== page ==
MELBOURNE (Reuters) - Indonesian President Joko Widodo said there will be “no compromise” to his country’s sovereignty in the contested South China Sea, ahead of a visit to staunch U.S. ally Australia.
The comments come after Australia’s foreign minister, Julie Bishop, on Tuesday said the two countries were considering joint naval patrols in the contested waters.
China claims almost the entire South China Sea, through which about $5 trillion worth of trade passes each year. Brunei, Malaysia, the Philippines, Taiwan, Vietnam and Indonesia also claim part of the sea.
“In regards to Indonesia’s sovereignty, I don’t compromise. I don’t compromise,” Widodo told the Australian Broadcasting Corporation on Saturday.
Indonesian warplanes staged a large-scale exercise last month in the waters around the Natuna Islands archipelago, following a spate of face-offs between the country’s navy and Chinese fishing boats in the gas-rich southern end of the South China Sea.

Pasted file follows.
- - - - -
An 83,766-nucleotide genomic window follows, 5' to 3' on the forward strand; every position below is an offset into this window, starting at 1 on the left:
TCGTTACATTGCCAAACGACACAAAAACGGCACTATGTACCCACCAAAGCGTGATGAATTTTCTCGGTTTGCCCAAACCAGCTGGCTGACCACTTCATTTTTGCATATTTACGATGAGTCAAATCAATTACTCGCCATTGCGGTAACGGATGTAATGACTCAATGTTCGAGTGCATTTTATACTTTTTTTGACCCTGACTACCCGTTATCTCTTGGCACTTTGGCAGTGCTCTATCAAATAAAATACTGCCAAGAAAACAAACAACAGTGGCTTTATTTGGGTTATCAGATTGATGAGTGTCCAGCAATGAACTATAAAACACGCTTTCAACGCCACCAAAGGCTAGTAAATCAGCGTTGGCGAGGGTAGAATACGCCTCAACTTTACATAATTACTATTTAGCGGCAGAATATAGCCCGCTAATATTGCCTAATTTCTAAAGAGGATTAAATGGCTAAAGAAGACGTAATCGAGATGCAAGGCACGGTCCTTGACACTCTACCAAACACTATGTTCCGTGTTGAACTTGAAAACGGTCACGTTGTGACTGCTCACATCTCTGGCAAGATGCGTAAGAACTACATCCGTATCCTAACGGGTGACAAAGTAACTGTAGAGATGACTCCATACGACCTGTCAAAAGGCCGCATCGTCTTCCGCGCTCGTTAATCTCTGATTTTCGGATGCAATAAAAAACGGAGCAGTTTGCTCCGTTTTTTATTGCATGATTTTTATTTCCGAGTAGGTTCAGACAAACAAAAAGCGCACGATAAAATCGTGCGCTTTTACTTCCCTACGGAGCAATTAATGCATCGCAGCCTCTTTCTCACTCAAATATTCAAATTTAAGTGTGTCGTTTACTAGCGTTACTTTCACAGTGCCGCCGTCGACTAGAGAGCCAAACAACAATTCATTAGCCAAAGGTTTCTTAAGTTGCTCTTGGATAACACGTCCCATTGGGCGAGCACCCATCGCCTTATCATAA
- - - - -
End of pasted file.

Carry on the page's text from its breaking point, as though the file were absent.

China, while not disputing Indonesia’s claims to the Natuna Islands, has raised Indonesian anger by saying the two countries had “overlapping claims” to waters close to them, an area Indonesia calls the Natuna Sea.
Australia has previously drawn criticism from China for running surveillance flights over disputed islands in the South China Sea and supporting U.S. freedom of navigation exercises there.
Widodo will hold meetings with Prime Minister Malcolm Turnbull on Sunday amidst warming ties and a renewed push for a bilateral trade agreement between the two neighbors, expected to finalised next year.
The relationship between Indonesia and Australia reached historic lows under former Prime Minister Tony Abbott, who Turnbull ousted in a party room coup in September last year.
Editing by Leslie Adler